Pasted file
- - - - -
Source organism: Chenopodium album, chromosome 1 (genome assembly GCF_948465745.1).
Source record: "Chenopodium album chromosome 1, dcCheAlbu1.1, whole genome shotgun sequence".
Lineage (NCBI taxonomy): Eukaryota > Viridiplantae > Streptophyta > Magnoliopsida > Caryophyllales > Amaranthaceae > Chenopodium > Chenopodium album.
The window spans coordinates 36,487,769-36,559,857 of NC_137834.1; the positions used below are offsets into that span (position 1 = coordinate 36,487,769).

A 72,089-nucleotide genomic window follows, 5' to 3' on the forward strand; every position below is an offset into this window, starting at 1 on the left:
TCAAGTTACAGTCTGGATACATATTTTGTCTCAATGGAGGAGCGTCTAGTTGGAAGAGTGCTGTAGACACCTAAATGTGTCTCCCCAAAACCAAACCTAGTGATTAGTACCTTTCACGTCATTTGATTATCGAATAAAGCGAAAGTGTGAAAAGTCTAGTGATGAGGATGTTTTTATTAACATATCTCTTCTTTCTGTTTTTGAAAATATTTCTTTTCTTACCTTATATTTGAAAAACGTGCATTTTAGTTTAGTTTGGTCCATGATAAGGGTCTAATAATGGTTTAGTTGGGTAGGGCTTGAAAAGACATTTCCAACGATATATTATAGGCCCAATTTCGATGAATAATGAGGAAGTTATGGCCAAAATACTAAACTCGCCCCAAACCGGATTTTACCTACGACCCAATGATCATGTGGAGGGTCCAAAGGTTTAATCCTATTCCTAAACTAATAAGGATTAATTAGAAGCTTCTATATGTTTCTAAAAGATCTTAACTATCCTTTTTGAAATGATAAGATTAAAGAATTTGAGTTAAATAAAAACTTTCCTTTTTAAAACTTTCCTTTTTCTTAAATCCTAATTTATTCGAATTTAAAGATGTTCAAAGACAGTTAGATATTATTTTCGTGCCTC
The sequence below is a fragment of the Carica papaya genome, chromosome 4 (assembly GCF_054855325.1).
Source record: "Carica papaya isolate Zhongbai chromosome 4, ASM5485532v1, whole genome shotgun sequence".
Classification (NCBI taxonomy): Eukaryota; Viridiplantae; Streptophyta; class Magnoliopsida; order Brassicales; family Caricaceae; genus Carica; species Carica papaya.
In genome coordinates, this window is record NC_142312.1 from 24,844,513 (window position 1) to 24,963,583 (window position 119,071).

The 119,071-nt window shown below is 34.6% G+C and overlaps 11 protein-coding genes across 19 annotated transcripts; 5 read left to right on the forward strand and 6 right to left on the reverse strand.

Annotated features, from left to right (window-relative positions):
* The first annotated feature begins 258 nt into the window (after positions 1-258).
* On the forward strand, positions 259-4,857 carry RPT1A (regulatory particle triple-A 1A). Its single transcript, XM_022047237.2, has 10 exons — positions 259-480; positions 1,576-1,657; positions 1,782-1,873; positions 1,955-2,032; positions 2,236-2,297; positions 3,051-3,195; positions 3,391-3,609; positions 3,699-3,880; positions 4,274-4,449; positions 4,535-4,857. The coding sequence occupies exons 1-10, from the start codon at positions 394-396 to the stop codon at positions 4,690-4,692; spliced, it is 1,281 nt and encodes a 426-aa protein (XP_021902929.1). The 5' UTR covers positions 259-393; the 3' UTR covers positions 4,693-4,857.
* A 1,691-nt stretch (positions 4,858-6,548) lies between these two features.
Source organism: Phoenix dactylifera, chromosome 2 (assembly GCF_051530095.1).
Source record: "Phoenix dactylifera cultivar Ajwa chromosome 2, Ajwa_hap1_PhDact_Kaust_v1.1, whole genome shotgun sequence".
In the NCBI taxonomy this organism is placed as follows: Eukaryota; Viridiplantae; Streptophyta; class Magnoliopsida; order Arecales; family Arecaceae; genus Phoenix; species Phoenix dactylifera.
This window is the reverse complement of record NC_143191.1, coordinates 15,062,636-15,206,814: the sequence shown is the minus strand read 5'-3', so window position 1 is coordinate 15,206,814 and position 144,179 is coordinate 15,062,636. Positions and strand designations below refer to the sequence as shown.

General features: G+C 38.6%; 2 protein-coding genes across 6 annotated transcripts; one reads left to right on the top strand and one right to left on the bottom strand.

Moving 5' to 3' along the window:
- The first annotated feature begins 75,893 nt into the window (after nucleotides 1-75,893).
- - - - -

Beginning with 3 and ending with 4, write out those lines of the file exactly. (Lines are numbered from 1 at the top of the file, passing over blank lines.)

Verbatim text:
Lineage (NCBI taxonomy): Eukaryota > Viridiplantae > Streptophyta > Magnoliopsida > Caryophyllales > Amaranthaceae > Chenopodium > Chenopodium album.
The window spans coordinates 36,487,769-36,559,857 of NC_137834.1; the positions used below are offsets into that span (position 1 = coordinate 36,487,769).